Lost your way? How to find your purpose in life
Reading time: 5 mins
“Everything can be taken from a man but one thing: the last of the human freedoms—to choose one's attitude in any given set of circumstances, to choose one's own way.”
Victor E. Frankl, Man’s Search for Meaning
Very occasionally during a lull in the battle I reflect upon the nature of work, social interaction and what it means to live a deliberate life. I fear that our increasingly digital and integrated lives are leading us through a fog of misdirection where most of us are ignorant of the on-going competition for our attention. I am concerned about how we spend our time because for the first time we now have data that reveals the nature of the toll that is being exacted on us by online and cognitive manipulation.
The data is in and we should be concerned
According to Jonathon Haidt, the Harvard social psychologist, the impact of these prevailing forces on mental health is concerning particularly amongst the young. Women and young girls are predominantly affected with 1 in 5 girls in the US between the ages of 12-17 having suffered at least one major depressive episode in the last year alone. 
Mental health statistics in the US and UK tell the same awful story: kids born after 1994 – now known as “iGen” or “Gen-Z” – are suffering from much higher rates of anxiety disorders and depression than did the previous generation (millennials), born between 1982 and 1994.
Even more tragically, we also see this trend in the rate of teenage suicide, which is rising for both sexes in the US and the UK. The suicide rate is up 34% for teenage boys in the US (in 2016, compared with the average rate from 2006-2010). For girls, it is up an astonishing 82%. In the UK, the corresponding increase for teenage boys through to 2017 is 17%, while the increase for girls is 46%. Nobody knows for certain why recent years have seen so much more of a change for girls than boys, but the leading explanation is the arrival of smartphones and social media. Added to which we should not forget that the leading cause of all deaths for men aged 45 and below in the western world is suicide, though the explanatory causes in this case are arguably more complex. So it seems that digital-led disruption of our personal lives coupled with the general digitisation of our economy is having at best a catalysing effect on our sense of well being and at worst it is a primary driver of the type of dystopian vision that Huxley and Orwell both feared.
So how can we bring balance and direction in a world of distraction?
Victor Frankl's seminal work ‘Man's Search for Meaning’ helps to provide a level of context around these concerns and the wider challenges we all face in life; that is how to live a life of meaning and purpose. I suspect that for a lot of people this isn’t yet a question they are even asking themselves however as we can see above the data is starting to reveal an issue.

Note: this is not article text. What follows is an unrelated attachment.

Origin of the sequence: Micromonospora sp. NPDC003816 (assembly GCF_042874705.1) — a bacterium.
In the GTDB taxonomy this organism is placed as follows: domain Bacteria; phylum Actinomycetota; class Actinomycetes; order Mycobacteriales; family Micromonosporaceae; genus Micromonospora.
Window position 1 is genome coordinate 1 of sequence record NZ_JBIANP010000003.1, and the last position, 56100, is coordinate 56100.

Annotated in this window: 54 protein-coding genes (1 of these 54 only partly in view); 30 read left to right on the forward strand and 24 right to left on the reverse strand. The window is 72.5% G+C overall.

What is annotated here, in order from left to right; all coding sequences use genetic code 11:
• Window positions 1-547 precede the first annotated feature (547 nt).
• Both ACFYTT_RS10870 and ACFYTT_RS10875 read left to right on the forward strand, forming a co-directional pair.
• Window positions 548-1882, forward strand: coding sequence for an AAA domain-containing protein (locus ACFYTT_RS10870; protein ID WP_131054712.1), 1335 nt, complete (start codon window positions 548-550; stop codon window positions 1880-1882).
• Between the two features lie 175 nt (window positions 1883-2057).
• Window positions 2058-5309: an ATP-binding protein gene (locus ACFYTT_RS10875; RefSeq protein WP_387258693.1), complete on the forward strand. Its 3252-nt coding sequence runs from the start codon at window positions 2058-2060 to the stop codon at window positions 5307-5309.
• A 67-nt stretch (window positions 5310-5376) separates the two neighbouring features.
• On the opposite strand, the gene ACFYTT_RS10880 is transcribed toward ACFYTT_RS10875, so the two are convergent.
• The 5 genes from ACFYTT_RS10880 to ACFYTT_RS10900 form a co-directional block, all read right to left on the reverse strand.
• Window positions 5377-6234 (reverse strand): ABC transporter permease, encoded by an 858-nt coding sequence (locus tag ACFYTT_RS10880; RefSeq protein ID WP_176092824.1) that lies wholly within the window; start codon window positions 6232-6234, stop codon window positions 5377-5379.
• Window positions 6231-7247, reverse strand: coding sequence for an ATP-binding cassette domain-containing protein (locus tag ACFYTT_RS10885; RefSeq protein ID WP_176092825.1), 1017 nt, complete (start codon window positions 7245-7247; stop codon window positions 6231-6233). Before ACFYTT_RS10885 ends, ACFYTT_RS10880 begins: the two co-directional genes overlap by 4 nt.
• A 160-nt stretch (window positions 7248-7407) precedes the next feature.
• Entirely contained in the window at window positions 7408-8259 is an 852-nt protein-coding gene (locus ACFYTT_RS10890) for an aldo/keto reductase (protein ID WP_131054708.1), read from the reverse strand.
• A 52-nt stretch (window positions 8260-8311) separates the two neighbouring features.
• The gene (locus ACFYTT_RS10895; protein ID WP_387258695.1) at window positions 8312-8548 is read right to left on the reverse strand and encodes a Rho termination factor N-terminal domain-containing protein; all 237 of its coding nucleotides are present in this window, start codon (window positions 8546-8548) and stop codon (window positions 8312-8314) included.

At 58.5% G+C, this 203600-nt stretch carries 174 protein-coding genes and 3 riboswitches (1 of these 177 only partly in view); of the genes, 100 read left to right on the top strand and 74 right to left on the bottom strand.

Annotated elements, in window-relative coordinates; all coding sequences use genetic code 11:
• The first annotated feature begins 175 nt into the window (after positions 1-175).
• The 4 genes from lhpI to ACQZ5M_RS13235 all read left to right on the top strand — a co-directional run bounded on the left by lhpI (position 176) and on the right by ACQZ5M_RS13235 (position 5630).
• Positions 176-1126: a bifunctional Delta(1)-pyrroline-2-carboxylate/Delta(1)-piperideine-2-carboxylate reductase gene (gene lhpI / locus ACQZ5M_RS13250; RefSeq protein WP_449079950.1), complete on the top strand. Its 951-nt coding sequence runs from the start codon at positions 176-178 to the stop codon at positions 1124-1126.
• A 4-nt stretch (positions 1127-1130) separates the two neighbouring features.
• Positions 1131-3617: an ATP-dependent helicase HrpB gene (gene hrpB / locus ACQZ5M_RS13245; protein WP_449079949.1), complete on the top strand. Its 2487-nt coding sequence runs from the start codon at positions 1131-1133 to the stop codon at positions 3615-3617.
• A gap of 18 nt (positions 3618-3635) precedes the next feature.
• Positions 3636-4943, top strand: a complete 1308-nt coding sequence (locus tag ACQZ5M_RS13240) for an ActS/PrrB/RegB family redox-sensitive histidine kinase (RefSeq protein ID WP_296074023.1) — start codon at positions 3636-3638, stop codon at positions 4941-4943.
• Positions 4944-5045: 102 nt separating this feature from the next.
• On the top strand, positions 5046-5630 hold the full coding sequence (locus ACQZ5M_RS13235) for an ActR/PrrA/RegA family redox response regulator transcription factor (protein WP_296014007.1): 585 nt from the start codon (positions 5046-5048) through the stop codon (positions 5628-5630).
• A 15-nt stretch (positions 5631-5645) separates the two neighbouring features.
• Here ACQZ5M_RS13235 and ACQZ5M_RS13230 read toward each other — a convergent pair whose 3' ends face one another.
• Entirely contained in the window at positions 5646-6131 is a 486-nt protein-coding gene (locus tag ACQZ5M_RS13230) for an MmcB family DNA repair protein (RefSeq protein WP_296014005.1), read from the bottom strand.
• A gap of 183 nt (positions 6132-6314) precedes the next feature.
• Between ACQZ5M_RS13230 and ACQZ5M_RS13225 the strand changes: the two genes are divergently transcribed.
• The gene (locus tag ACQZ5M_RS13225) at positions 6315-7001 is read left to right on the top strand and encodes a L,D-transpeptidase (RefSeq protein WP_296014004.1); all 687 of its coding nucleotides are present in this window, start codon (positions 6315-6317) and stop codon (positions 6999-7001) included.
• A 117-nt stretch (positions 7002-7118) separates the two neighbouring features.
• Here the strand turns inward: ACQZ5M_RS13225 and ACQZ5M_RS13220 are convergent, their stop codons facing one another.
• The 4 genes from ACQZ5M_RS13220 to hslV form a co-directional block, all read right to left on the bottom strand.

Frankls testimony provides a vivid account of an individual's experience as a prisoner in a Nazi concentration camp. Despite the harrowing reading the book ultimately reveals an uplifting message around love, hope, responsibility, inner freedom, and the beauty to be found in both nature and art as means that help one endure and overcome harrowing experiences.
I admit that for 99.9% of us we will barely get so much as a glimpse into what it really means to suffer and nor would I wish that anyone suffers needlessly yet that doesn’t stop us from extracting those same lessons and applying them to our own lives.
For those who haven’t yet read this powerful book I’ll provide some context around Frankls journey. In 1945, within months of his liberation from a concentration camp in Nazi Germany, Viktor Frankl sat down to write a book. He was forty years old. Before the war he worked as a successful psychologist in Vienna. He wrote the manuscript in nine successive days. Although the book tells the story of the unfathomable horrors and suffering he endured as a prisoner at Auschwitz, Dachau and other camps, the primary purpose of the text is to explore the source of his will to survive. His book, titled Man’s Search for Meaning, went on to sell over 10 million copies in 24 languages.
Some see life as a never-ending quest for pleasure. Others believe life is about the accumulation of power and money. Frankl sees life as primarily a quest for meaning.
As humans we often look to the margins, those extreme situations that test the fibre of human character. Viktor Frankl survived at the ultimate margin. He concludes that the ultimate test for all of us is to find meaning in our lives. And it is within the power of everyone to find meaning, regardless of your health, wealth or circumstances – no matter how miserable or dire.
Five lessons that we can apply right now
So let’s look at the top 5 lessons that Frankl teaches us in his book and consider how we can apply them to our own lives:
1. We always retain the ability to choose our attitude.
Frankl was a keen observer of human behavior and thought. One of Frankl’s most profound observations was this:
“We who lived in concentration camps can remember the men who walked through the huts, comforting others, giving away their last piece of bread. They may have been few in number but they offer sufficient proof that everything can be taken from a man but one thing: the last of the human freedoms – to choose one’s attitude in any given set of circumstances, to choose one’s own way.“